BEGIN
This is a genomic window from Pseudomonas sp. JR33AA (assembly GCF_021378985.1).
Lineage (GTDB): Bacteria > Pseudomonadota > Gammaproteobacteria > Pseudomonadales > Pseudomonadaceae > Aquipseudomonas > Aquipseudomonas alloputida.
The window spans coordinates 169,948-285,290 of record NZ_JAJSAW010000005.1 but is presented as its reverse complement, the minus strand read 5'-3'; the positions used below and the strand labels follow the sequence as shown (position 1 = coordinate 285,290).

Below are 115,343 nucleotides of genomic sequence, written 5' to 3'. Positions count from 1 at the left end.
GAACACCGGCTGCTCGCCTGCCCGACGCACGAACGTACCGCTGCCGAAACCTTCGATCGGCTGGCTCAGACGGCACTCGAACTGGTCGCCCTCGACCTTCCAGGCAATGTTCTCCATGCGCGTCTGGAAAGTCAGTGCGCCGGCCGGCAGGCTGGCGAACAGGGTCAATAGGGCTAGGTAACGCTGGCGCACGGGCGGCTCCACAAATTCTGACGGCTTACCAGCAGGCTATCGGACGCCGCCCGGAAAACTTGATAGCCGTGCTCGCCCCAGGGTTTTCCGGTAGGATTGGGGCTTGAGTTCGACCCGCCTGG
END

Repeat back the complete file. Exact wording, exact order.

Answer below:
This is a genomic window from Pseudomonas sp. JR33AA (assembly GCF_021378985.1).
Lineage (GTDB): Bacteria > Pseudomonadota > Gammaproteobacteria > Pseudomonadales > Pseudomonadaceae > Aquipseudomonas > Aquipseudomonas alloputida.
The window spans coordinates 169,948-285,290 of record NZ_JAJSAW010000005.1 but is presented as its reverse complement, the minus strand read 5'-3'; the positions used below and the strand labels follow the sequence as shown (position 1 = coordinate 285,290).

Below are 115,343 nucleotides of genomic sequence, written 5' to 3'. Positions count from 1 at the left end.
GAACACCGGCTGCTCGCCTGCCCGACGCACGAACGTACCGCTGCCGAAACCTTCGATCGGCTGGCTCAGACGGCACTCGAACTGGTCGCCCTCGACCTTCCAGGCAATGTTCTCCATGCGCGTCTGGAAAGTCAGTGCGCCGGCCGGCAGGCTGGCGAACAGGGTCAATAGGGCTAGGTAACGCTGGCGCACGGGCGGCTCCACAAATTCTGACGGCTTACCAGCAGGCTATCGGACGCCGCCCGGAAAACTTGATAGCCGTGCTCGCCCCAGGGTTTTCCGGTAGGATTGGGGCTTGAGTTCGACCCGCCTGG